Intuition is a powerful and often unexplainable phenomenon of human nature. Using hunches based off of past experience and knowledge, we often believe we can predict another person’s actions or intentions. This cognitive miracle empowers humans to trust their gut feelings and make decisions with little to no objective support. It’s a beautiful thing, but one that often has negative repercussions on your marketing.
When it comes to designing landing pages, there is a difficult balance to achieve between making data-driven decisions and using your intuition. Rather than making guesses or assumptions to fuel your landing page’s performance, your success is dependent on trial-and-error.
Based off an accumulation of industry-wide trial-and-error findings, marketers have formulated “best practices” for optimizing landing pages. The truth, however, is that these best practices don’t work for everyone. There’s no one size fits all when it comes to landing page design.
So if you can’t depend on intuition and you can’t depend on trial-and-error what does that leave you with? How about a combination of both.
With a little bit of intuition and a lot a bit of trial-and-error, you can ensure that your landing page design separates industry best practices from the best practices for your specific business.
Just when you thought your business was on top of its landing page optimization by following the industry best practices, here is your Trojan Horse of landing page design tactics and their unexpected results:
The impact of your call-to-action is dependent on two things: where you place it and how you phrase it. With that being said, let’s first take a look at the importance of where you place it.
Despite what best practices say, putting your call-to-action above the fold is not always the answer. For anyone unfamiliar with what above the fold is, it refers to the portion of your website or landing page that is visible without having to scroll down.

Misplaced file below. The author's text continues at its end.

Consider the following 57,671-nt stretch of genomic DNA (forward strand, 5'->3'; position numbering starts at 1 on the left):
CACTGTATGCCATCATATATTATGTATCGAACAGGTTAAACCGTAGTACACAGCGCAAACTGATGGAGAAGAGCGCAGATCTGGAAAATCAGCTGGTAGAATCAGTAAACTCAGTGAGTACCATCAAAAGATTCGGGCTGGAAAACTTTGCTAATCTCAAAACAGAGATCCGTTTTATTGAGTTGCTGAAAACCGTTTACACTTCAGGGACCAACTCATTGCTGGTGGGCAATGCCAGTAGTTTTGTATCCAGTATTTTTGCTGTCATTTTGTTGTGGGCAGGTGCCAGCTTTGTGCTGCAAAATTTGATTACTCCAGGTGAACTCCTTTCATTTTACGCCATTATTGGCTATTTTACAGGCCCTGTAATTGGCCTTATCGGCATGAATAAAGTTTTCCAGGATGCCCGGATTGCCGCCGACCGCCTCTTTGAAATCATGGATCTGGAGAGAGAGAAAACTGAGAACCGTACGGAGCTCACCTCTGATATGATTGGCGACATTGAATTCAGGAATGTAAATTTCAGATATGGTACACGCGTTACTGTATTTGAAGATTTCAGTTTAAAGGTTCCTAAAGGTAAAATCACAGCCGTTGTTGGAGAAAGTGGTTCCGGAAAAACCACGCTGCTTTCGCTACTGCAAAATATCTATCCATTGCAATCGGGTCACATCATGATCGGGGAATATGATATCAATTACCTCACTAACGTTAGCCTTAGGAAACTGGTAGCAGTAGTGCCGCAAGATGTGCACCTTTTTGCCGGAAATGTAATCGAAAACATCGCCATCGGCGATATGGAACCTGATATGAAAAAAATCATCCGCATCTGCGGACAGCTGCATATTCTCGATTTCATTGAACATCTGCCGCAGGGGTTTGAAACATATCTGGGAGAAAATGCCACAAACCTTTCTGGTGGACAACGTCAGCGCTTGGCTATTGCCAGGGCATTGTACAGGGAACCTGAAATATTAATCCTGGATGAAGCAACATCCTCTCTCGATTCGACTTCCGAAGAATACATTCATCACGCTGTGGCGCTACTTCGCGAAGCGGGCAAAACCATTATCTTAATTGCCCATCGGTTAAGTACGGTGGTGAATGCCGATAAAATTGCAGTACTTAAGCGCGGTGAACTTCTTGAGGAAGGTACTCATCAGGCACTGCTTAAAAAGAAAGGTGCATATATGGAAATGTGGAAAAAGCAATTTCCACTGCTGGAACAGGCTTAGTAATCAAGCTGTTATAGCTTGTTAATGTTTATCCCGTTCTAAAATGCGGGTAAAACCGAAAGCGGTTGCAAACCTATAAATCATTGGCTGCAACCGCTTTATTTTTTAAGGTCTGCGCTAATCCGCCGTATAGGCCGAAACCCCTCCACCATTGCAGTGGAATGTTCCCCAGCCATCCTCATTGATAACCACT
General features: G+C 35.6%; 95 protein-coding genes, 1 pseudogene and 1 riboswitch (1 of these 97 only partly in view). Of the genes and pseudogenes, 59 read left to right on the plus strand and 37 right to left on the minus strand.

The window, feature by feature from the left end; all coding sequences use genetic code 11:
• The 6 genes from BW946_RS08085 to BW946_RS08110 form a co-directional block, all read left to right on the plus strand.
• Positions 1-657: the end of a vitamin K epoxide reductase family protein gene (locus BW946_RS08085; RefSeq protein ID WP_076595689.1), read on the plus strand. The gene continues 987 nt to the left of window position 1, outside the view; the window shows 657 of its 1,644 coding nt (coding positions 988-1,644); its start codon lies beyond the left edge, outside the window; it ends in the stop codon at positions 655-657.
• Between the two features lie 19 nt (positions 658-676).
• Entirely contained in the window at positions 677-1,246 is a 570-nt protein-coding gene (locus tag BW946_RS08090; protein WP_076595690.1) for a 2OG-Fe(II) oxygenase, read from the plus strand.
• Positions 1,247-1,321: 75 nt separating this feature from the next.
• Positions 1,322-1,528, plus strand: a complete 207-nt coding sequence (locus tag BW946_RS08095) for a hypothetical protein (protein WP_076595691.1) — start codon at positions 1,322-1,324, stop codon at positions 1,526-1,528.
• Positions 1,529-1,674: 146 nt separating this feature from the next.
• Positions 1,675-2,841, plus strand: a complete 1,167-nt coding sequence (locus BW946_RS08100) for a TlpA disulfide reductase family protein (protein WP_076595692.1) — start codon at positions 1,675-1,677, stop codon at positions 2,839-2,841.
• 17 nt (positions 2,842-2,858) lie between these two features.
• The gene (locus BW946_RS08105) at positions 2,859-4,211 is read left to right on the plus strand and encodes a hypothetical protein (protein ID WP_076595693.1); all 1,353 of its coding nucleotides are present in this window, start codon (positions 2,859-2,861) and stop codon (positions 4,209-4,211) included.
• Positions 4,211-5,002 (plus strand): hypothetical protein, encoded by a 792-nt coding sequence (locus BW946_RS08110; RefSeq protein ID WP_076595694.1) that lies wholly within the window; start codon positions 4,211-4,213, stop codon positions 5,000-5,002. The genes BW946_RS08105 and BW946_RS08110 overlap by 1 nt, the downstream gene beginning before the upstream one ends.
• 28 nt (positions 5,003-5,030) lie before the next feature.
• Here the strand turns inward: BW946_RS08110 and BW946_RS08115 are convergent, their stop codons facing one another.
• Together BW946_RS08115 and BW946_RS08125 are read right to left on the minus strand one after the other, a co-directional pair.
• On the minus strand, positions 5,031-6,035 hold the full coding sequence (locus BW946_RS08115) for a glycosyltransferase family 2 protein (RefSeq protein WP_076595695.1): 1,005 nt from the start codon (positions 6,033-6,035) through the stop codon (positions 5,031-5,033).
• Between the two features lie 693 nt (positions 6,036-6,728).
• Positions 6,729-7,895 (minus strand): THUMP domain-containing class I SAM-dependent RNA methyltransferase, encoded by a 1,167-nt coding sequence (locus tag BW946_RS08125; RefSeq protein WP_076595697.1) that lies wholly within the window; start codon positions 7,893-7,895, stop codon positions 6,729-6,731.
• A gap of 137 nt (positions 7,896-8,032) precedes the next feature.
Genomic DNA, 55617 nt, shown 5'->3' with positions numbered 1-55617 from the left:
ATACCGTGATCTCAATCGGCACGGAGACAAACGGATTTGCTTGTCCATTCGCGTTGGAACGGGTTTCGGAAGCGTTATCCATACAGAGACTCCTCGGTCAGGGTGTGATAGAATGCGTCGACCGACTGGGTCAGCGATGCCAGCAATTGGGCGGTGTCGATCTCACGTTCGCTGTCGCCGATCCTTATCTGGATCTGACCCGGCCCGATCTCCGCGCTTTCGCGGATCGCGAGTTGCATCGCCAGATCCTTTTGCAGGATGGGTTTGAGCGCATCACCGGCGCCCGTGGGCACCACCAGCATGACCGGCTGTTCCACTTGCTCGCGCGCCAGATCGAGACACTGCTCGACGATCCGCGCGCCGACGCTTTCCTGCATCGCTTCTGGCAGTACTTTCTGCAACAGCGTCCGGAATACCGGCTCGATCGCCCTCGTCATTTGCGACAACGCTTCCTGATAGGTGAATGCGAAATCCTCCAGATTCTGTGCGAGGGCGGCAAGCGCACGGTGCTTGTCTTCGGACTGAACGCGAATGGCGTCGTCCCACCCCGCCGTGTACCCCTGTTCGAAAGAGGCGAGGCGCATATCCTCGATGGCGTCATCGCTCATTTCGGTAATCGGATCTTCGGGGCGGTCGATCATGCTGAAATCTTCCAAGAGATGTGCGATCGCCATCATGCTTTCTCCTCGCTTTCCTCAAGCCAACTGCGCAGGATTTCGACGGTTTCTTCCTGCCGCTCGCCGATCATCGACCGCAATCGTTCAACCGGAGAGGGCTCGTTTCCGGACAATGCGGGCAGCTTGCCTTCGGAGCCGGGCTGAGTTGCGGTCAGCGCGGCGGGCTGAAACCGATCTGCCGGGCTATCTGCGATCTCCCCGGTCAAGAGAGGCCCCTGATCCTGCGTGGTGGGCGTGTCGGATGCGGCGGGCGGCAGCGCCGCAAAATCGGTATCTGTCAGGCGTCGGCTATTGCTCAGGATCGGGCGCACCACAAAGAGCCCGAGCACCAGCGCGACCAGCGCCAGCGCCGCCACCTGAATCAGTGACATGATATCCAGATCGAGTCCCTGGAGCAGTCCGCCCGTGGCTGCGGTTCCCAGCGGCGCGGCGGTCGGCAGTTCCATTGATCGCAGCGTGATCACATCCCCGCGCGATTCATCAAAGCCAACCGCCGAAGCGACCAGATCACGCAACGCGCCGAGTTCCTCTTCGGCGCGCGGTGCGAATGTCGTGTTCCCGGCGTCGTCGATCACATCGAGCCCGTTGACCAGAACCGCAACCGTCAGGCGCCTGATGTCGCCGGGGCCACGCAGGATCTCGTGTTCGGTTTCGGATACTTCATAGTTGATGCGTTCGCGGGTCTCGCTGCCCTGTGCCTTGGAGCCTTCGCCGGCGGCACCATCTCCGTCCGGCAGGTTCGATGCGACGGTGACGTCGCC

In recent years, studies were released stating that content placed above the fold attracted 80% of a consumer’s attention. Marketers were right to interpret this as a sign to always place their value proposition above the fold. They were wrong, however, to think that meant their call-to-action always had to be there.
The image above illustrates a test where Michael Aagaard of Content Verve yielded a 304% increase in conversions by moving the page’s CTA below the fold. Aagaard speculates that this is the result of a direct correlation between the complexity of a product offering and its location on a landing page.
Similar to the way you would handle any situation in life, the complex ones require more time. Instead of forcing your call-to-action on a visitor before they even understand your offer, gradually introduce them to your product/service in a progressive fashion.
If your product or service requires a lengthy explanation in order to convey the full scope of its benefits, it is better to put the call-to-action at the bottom of your landing page. That way, you are giving your visitors more time to digest the information before trying to pressure them into taking your intended action.
The second factor of a call-to-action that we are going to look at is how you phrase it. One of the most beautiful and frustrating things about the English language is our ability to say the same exact thing at least 10 different ways. Your call-to-action is no different, except that the choice you make out of those 10 different options, even if they all mean the same thing, could make all the difference to your visitors.
The image below illustrates the impact that using “Get” vs “Order” made on conversion rates.
As you can see, using “Get” in the call-to-action increased conversion rates by 14.79%. Even though both calls-to-action provide the same offer, the way that offer is phrased has a different psychological impact on prospects.
Best practices typically suggest using actionable language in your CTA. CTA’s such as “Sign Up”, “Register”, “Download”, and “Order” are the commonly used actionable phrases.
The truth is that while “Order” emphasizes what a visitor has to do, “Get” converts better because it emphasizes the benefit the user will receive. This benefit-focused approach is a marketing tactic that should also be incorporated throughout your landing page copy, not just your call-to-action.